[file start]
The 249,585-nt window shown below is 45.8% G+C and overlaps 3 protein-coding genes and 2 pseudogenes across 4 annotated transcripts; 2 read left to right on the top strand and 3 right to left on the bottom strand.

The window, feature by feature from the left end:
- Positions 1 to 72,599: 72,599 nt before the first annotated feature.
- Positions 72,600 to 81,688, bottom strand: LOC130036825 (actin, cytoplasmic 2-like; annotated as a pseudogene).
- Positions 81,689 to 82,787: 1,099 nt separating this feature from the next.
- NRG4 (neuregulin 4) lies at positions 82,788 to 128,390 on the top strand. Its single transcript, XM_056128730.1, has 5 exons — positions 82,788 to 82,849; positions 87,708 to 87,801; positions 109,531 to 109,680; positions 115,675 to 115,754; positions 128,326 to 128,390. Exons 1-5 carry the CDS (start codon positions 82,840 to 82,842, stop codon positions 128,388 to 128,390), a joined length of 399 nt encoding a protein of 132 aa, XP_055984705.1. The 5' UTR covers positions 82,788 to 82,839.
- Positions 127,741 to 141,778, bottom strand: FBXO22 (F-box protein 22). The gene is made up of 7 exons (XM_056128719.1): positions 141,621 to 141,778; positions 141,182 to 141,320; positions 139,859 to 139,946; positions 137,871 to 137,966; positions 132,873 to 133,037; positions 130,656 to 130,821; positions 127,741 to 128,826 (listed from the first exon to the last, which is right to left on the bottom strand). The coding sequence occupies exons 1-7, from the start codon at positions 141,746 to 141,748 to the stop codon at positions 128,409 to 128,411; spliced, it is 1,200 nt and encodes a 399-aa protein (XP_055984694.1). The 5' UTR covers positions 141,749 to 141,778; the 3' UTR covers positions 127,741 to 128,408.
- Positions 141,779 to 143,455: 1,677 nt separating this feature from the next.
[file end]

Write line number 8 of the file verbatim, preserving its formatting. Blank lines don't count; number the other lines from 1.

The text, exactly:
- Positions 141,779 to 143,455: 1,677 nt separating this feature from the next.